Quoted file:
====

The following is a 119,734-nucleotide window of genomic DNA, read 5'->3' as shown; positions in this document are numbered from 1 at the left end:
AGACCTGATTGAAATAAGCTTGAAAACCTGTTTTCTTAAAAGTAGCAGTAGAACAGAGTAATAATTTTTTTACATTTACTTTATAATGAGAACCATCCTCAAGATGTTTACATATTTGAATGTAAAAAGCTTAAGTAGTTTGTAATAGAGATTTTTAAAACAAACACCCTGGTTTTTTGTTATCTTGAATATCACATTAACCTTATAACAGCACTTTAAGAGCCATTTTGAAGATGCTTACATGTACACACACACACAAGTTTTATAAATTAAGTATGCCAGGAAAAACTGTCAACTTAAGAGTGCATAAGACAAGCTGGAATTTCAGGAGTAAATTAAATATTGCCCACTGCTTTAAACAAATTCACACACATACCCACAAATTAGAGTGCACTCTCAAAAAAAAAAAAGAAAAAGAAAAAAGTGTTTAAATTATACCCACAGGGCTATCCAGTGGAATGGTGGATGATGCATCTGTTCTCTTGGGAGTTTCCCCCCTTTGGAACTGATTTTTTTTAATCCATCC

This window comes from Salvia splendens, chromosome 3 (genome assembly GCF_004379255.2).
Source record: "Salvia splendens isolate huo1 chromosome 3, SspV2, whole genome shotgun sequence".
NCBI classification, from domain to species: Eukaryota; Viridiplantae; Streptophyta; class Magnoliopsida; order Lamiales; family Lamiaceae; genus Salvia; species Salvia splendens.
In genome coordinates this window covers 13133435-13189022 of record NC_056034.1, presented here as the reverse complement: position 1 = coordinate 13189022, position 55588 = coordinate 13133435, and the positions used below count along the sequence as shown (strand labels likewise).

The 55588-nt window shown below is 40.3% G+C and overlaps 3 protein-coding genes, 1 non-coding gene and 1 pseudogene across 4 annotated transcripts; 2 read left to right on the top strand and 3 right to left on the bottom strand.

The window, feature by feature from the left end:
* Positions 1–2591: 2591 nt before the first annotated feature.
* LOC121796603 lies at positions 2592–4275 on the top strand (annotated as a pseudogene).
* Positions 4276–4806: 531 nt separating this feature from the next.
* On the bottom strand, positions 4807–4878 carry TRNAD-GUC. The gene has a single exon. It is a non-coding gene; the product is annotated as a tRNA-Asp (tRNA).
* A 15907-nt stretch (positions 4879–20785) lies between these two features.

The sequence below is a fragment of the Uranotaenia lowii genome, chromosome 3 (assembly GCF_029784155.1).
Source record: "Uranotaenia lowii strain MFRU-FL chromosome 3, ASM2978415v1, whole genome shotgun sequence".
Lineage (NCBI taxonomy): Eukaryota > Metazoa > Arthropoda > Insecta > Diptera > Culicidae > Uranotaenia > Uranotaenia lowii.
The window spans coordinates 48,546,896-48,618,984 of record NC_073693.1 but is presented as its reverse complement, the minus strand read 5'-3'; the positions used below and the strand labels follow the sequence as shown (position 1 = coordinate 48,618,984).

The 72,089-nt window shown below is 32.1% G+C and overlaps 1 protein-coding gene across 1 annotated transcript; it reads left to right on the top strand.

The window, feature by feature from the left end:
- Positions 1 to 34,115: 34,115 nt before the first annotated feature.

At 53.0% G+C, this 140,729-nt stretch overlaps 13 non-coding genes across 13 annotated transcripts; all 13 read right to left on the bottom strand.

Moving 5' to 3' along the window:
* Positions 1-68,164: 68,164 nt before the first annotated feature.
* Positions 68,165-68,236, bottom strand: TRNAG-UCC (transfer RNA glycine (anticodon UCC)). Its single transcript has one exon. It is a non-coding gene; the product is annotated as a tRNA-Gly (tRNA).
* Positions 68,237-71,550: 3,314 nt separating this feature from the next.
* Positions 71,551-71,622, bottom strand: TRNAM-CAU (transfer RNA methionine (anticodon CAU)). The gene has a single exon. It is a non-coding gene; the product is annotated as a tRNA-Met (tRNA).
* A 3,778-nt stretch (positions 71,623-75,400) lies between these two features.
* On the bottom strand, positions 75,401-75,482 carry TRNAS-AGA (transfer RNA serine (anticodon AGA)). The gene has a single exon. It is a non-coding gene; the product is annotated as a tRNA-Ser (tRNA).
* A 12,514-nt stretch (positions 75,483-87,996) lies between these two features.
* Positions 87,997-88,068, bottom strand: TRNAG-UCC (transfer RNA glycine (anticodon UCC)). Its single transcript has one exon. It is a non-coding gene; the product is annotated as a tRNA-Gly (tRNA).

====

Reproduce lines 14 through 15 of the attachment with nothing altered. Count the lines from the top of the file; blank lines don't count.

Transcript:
The sequence below is a fragment of the Uranotaenia lowii genome, chromosome 3 (assembly GCF_029784155.1).
Source record: "Uranotaenia lowii strain MFRU-FL chromosome 3, ASM2978415v1, whole genome shotgun sequence".